The hybrid model is an alternative approach to concierge medicine and does not disenfranchise patients or exacerbate the physician shortage. Physicians with a hybrid practice accept from a few to up to three hundred patients from their current practices who choose to join the concierge option. Patients who do not want to join the concierge model, do not have to leave the practice and can still see their primary physician as they always have. In these practices, doctors continue to be highly productive and take care of at least the same number of patients as they would in a traditional practice. While concierge patients get a special contact number, dedicated appointment time, and various other benefits that enable the doctor to offer more advice and advocacy, the quality of the care remains the same for either group of patients. There is a difference in the service level in the concierge program. The increased face time with the physician in the hybrid concierge program enables the physician to deliver the services that are often identified with the "medical home" model.

One medical ethicist said that concierge medicine will not be the solution to managed care, because "it will most likely always remain a very small part of the system".[15]

In early 2008, it was reported that one health insurer was dropping from their provider networks some physicians who charge an annual fee. Another insurer also expressed opposition to annual fees. Other insurers do not oppose concierge medicine as long as patients are clearly informed that the fees will not be reimbursed by their health plan.[20]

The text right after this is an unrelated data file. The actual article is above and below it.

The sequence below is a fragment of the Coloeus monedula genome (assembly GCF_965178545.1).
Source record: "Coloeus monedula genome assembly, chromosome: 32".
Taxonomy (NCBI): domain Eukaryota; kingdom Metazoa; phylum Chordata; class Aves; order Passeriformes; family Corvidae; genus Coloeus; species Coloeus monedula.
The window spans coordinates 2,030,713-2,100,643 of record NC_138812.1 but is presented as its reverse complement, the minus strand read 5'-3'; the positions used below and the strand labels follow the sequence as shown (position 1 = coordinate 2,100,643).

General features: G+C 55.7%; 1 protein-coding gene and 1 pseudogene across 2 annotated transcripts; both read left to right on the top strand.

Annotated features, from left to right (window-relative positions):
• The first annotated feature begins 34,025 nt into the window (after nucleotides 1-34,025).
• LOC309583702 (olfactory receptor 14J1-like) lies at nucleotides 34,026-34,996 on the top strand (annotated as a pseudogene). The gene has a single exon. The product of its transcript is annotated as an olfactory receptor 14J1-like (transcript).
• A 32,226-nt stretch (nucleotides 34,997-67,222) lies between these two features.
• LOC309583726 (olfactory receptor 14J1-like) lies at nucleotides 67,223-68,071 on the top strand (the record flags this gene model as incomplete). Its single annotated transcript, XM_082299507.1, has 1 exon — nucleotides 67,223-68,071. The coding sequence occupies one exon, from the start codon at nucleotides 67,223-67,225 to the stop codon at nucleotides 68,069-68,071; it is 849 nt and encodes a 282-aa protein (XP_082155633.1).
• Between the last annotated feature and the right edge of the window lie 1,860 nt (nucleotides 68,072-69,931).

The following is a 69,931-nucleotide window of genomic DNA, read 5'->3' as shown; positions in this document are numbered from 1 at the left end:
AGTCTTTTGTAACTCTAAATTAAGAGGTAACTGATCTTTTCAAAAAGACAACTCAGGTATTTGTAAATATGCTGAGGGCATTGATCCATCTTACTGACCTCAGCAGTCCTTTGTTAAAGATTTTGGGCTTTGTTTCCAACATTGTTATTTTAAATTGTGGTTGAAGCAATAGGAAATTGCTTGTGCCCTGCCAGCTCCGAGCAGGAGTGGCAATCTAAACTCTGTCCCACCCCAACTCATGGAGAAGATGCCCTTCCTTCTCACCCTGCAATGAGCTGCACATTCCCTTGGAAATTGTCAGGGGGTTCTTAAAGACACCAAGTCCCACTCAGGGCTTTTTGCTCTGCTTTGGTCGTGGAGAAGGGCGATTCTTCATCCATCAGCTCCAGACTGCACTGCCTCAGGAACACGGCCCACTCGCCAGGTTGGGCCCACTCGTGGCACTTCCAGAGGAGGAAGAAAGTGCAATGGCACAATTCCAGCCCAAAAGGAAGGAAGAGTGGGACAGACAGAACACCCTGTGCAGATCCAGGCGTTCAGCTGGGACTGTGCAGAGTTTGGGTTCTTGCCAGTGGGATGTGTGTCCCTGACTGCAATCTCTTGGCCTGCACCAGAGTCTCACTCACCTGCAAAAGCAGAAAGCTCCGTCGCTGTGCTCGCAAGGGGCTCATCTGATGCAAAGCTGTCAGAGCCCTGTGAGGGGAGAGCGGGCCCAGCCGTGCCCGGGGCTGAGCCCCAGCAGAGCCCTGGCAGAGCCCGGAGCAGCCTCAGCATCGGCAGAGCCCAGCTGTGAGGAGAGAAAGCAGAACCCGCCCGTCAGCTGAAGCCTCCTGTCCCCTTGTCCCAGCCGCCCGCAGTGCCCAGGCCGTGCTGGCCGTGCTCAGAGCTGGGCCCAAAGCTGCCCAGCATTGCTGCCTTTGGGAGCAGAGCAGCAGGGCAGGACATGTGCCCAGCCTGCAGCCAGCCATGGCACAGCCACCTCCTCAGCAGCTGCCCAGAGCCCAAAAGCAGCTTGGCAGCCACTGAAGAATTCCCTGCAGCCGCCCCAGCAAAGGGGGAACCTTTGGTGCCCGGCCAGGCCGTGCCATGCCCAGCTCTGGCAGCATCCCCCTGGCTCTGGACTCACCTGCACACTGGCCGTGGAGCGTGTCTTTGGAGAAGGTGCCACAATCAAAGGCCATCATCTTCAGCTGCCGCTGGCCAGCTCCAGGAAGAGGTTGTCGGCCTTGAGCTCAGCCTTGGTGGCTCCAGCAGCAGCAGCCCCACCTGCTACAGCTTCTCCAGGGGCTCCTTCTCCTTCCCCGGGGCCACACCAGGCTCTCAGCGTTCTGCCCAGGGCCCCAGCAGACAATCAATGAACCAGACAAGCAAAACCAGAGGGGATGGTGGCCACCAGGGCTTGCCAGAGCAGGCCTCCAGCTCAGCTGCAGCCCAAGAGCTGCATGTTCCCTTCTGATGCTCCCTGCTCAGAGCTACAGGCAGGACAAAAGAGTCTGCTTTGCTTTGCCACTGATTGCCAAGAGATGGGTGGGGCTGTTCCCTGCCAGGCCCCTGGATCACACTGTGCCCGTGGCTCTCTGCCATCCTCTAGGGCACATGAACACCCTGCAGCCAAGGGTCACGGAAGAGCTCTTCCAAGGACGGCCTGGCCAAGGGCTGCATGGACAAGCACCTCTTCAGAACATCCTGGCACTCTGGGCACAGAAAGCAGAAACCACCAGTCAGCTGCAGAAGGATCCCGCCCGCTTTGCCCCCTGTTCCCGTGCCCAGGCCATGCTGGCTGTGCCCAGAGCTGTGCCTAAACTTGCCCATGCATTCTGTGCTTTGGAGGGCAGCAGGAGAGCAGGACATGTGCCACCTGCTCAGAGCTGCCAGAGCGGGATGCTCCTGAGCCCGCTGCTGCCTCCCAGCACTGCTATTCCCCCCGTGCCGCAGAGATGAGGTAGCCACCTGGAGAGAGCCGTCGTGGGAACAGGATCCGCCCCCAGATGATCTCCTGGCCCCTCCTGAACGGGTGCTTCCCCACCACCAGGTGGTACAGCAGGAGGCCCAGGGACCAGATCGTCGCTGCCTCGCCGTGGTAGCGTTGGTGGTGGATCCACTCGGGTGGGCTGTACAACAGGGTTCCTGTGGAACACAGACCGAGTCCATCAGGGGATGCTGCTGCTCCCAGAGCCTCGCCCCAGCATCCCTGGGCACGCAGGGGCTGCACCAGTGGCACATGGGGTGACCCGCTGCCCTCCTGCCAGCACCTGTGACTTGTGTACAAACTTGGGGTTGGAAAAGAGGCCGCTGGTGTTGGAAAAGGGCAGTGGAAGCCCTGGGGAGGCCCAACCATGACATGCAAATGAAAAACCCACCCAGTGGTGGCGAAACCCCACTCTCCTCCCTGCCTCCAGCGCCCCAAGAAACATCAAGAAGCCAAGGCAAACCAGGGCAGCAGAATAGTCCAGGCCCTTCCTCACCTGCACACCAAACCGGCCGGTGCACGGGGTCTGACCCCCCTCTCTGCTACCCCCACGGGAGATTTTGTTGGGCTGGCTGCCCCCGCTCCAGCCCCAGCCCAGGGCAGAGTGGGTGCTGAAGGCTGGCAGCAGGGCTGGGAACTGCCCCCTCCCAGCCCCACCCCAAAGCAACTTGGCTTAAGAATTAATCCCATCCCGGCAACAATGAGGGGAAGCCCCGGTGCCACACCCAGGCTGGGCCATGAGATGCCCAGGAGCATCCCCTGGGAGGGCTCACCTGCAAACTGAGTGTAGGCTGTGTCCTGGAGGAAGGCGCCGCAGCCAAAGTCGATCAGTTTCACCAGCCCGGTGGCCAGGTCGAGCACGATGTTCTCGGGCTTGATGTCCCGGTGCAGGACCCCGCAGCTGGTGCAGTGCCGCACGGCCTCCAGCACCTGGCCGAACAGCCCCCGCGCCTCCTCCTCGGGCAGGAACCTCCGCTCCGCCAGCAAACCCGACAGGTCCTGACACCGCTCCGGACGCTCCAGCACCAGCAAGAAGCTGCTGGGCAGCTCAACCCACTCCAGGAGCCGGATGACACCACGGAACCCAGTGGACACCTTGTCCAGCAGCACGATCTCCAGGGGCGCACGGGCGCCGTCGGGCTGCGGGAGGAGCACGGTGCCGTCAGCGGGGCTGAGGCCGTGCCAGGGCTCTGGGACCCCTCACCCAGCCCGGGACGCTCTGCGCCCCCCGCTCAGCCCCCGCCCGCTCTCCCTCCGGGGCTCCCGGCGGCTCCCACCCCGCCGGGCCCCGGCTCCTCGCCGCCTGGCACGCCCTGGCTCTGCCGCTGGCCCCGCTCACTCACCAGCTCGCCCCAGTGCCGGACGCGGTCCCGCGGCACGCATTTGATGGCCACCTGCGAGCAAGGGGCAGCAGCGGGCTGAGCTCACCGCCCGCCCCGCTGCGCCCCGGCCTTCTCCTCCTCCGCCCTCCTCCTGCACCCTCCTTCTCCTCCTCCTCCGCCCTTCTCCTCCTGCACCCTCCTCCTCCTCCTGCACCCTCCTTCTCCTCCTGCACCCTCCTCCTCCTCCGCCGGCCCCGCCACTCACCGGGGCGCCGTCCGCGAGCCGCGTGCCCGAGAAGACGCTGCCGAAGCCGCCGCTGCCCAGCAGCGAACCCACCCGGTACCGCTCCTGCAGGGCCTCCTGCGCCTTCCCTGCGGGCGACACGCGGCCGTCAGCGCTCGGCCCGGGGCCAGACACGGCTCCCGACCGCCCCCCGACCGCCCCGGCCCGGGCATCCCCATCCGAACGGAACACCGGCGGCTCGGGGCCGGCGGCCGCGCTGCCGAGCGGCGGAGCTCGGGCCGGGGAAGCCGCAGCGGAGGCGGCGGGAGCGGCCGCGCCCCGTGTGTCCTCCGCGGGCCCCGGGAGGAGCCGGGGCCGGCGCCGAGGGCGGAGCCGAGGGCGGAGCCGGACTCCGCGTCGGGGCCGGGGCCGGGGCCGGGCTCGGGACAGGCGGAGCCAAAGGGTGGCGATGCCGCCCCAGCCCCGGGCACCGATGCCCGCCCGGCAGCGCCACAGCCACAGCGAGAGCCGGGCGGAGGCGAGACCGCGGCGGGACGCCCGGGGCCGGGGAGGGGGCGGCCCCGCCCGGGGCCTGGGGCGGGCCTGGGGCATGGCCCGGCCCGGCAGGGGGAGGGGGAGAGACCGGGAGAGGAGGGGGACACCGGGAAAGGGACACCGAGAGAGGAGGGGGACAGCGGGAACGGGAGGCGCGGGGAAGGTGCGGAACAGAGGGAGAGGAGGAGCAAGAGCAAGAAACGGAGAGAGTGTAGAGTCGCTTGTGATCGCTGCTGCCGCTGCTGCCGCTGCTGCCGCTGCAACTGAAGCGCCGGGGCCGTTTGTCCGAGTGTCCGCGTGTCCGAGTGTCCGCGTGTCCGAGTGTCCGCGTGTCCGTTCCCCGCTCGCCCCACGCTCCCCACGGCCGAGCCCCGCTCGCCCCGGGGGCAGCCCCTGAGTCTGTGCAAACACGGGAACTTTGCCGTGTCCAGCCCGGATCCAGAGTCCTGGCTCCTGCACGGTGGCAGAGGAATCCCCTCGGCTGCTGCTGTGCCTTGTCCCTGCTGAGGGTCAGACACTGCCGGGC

Concierge medicine in popular culture[edit]

The USA Network television series Royal Pains focuses on such a doctor's introduction to the practice of concierge medicine.

The Robin Cook novel Crisis focuses on a medical malpractice trial involving a doctor practicing concierge medicine.

See also[edit]


  1. ^ "Concierge Medicine: Greater Access for a Fee", PBS NewsHour, PBS television, July 9, 2012
  2. ^ University of Chicago/Georgetown University Study
  3. ^ Daily Finance article quoting AAPP (formerly SIMPD)
  4. ^ "On Panel Size" Physicians Practice journal, June 2005
  5. ^ "Cash-Only Healthcare Still Works" Physicians Practice journal, July 2008
  6. ^ United States Government Accountability Office, Report to Congressional Committees, "Physician Services: Concierge Care and Characteristics and Considerations for Medicare", August 2005.
  7. ^
  8. ^ "Boutique Medicine: When wealth buys health",, October 19, 2006.
  9. ^ "Concierge Medical Care With a Smaller Price Tag",NYTimes,January 31, 2011.
  10. ^
  11. ^
  12. ^
  13. ^ "The Highly Attentive Approach", Worth magazine, July 2005.
  14. ^
  15. ^ a b "Your Own Private Doctor" by Mary Duenwald, Departures magazine, November/December 2004.
  16. ^ United States Government Accountability Office, Report to Congressional Committees, "Physician Services: Concierge Care and Characteristics and Considerations for Medicare," August 2005.
  17. ^ "Concierge Medicine" Physicians Practice journal, Feb 2004
  18. ^ John Abramson, Overdosed America, MD, pgs. 169–194.
  19. ^ Concierge Medicine in New York, Press Release. June 2011. Dr. Marina Gafanovich MD. Concierge Doctor NYC
  20. ^ Lynn Cook, "Insurers, doctors at odds over 'concierge' care", Houston Chronicle, March 13, 2008.

External links[edit]